OAKVILLE TO BURLINGTON
We woke on the shores of Lake Odessa and Bev served us a delicious breakfast with plenty of coffee.
We enjoyed a beautiful orange sky that colored the lake. After breakfast, the Columbus Junction cross-country team would join the run out of Oakville, Iowa – an awesome day was ahead of us. Except for the storms . . .
We made our way back to the launch point in a heavy rain. Kathy and Bev met us there and it was clear that we wouldn’t be able cover the distance to Burlington this morning. Heavy thunderstorms and frequent lightning strikes kept us in the van. The radar didn’t look encouraging. We’d need to drive the Relay van to Burlington to keep our appointments. No worries, though. We have two days in Burlington, Iowa ahead of us. We can circle back and cover these miles tomorrow.
The storms continued as we made our first stop in Burlington at the Bean Counter coffee shop to catch up on some work. We enjoyed several rounds of coffee (and free WiFi) as we worked on our notes. It was a welcome opportunity, but the fact that we didn’t arrive here by foot or bike was a bit unsettling.
Down to the visitor’s center for a quick review of the day’s events. Met Chelsea LeRud with Greater Burlington Partnership and Nancy with the Welcome Center. Connie Gugeler, a family friend was also there to greet us. From there we went up to West Burlington, Iowa to Bickel’s Cycling & Fitness, meeting Tyler Bickel the owner as we walked in. His dad owned it before him, starting out as a diesel repair shop then adding in bikes and chainsaws then also the fitness equipment.
Tyler took over 10 years ago, and they service a wide geographic range of customers. We saw some vintage Schwinn bikes on display, and visited for a bit, but ultimately our goal was to drop off our bikes for maintenance. Super quick turnaround, the mechanic Mike would have them done later that day or first thing in the morning for us!
Our first appointment of the day was to meet Charlie and Lisa Walsh, brother and sister of a longtime Burlington family, at Drake’s for lunch. We learned a great deal about Lisa’s passion for restoring the Cascade Bridge at Crapo Park, and Charlie’s work in cleaning up the river and developing the riverfront committee in Burlington. He’s not afraid to butt heads with the city, well neither of them are, all for the better of Burlington.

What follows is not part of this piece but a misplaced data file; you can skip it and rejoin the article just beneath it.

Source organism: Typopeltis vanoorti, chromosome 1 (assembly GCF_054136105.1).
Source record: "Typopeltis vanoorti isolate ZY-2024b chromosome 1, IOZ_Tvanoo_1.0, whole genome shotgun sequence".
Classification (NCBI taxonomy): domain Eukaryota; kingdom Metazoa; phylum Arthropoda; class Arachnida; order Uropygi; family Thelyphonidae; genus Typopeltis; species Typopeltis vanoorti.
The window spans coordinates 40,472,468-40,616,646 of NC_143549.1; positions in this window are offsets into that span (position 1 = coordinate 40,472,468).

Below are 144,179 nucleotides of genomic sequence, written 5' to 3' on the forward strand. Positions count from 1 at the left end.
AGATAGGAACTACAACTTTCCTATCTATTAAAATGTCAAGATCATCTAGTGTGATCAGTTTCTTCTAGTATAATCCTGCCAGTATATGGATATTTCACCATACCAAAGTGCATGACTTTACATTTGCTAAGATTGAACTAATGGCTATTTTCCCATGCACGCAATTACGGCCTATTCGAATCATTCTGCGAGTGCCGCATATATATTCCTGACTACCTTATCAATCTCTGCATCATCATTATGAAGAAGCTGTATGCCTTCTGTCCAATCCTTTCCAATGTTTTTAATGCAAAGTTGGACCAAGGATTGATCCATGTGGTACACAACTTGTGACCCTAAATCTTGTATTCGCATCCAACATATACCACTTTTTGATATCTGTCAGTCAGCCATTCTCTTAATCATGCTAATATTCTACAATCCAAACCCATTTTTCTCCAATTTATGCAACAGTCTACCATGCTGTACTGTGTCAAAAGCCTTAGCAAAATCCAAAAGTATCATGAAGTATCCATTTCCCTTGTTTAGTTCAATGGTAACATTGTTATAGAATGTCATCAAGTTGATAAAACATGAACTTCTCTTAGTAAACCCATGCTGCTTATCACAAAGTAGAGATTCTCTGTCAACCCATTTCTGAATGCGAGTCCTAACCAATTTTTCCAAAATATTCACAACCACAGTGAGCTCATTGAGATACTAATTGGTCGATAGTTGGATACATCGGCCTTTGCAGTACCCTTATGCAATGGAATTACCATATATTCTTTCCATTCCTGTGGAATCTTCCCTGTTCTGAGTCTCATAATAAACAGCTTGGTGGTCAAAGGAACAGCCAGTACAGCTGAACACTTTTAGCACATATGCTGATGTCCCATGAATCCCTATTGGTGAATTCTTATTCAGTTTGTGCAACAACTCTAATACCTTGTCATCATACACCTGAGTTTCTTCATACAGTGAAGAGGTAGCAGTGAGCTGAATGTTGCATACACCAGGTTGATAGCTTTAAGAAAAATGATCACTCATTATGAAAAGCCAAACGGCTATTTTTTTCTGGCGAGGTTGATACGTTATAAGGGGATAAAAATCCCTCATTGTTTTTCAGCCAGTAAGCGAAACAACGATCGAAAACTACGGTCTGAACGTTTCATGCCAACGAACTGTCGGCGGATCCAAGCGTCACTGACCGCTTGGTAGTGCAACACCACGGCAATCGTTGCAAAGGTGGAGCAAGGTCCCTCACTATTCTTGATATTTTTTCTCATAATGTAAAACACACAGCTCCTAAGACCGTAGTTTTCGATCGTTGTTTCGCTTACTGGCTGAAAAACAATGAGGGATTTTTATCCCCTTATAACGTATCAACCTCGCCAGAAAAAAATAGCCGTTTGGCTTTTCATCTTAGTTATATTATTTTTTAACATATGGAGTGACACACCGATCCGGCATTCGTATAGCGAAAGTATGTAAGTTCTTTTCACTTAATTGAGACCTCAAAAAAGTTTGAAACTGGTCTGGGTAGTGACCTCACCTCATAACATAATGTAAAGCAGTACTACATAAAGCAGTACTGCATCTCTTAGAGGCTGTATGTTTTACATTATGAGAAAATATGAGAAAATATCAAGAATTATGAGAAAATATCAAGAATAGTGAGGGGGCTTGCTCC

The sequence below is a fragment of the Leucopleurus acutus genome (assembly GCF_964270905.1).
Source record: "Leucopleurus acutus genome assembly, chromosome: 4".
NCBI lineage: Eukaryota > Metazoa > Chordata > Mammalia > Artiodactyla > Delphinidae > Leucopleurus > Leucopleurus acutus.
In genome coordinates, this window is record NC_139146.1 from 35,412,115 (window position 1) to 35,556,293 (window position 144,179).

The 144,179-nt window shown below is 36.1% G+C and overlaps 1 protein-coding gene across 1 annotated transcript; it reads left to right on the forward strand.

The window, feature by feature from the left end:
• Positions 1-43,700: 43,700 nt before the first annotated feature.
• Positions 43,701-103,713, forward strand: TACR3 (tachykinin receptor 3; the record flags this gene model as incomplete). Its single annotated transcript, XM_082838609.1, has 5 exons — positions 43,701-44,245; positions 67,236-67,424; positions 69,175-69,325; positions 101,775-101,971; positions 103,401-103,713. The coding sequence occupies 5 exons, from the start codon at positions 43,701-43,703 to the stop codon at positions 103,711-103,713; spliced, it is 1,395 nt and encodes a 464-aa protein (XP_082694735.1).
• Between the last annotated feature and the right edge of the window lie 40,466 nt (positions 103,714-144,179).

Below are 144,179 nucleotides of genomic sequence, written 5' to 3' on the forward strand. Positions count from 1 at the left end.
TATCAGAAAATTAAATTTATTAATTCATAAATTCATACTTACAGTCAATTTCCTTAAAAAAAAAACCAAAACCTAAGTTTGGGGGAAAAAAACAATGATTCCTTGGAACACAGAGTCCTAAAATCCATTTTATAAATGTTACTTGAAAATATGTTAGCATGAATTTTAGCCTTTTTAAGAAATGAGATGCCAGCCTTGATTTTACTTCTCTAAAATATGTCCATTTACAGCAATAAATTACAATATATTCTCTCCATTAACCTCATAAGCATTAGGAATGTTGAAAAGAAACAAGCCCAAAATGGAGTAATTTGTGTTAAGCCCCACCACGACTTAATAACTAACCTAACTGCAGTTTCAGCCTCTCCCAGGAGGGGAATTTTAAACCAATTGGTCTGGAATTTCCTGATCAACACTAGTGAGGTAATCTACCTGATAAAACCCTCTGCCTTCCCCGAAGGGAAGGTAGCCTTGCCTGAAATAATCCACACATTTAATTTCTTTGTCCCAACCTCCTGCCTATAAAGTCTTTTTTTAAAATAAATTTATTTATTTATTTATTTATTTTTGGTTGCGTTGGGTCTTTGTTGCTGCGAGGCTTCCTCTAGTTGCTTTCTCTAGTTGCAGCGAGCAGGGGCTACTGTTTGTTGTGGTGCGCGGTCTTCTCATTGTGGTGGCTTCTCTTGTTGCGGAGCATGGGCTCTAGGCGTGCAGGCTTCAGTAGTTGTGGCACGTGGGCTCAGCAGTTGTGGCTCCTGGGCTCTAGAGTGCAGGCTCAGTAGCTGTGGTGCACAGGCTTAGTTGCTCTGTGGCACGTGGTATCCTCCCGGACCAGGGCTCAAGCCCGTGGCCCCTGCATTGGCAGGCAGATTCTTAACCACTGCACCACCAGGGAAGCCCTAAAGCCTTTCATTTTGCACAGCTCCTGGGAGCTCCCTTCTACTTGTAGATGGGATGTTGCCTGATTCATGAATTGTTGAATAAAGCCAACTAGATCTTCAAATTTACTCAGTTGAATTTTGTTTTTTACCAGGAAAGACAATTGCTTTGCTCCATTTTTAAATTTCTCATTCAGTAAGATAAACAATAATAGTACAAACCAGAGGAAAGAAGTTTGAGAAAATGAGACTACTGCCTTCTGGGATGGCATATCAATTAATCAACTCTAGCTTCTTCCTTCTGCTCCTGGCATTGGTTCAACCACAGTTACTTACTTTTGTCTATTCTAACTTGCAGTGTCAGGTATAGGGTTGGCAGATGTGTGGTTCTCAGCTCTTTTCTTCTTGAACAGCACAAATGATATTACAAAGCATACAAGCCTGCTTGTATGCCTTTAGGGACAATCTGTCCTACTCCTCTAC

Over to the Bean Counter again for meeting with David Kroll and Mike O’Neil. David is from Burlington, but spent ten years in Nashville before returning home. Mike is from Montana, and moved to Burlington in childhood. They are partners in running a venue in town and bring in many events here – from ballet to bull riding. They both feel like everyone supports each other here in a “small” town—much different than Nashville and other larger cities… we are finding that the designation of “small town” seems to cover populations of 200 to 60,000 even.
Both David and Mike make their home here because of the people (social networks), the landscape (river and ravines), and a community culture of support. They both love and hate the fact that everyone knows everyone else around here. A blessing and a curse, getting caught up in the grocery store aisles for an hour. While the winters are a bit tough, the rest of the seasons make up for it. While both have come and gone from Burlington at least once, it looks like David and Mike will be making this Iowa town home for a good while.
Up to Lisa’s home on the bluff where we met her friend Bob. We sat out by her pool, soaking in the sun, learning a bit more about each of our hosts through a meandering conversation. Tom took a quick walk on the sloping lawn, stretching his neck out to see the railroad that runs a 90 degree drop below — he couldn’t get a glimpse, too steep!
We couldn’t stay long so we absorbed the view as best we could and headed downtown again to the Drake to join my parents for dinner with the Gugeler clan. The Gugelers are a farm family, well established in Burlington, and connected to my own family for some years through my mom’s 4H exchange experience during her childhood. The four Gugeler sisters, their husbands and some of their children met us for dinner, along with Barb and Aaron Huffman, another farming couple and friend of the family, in from Illinois. It was a raucous “family reunion” of sorts here on the river, and afterwards, Tom and I were ready to climb in bed and turn the lights out until morning.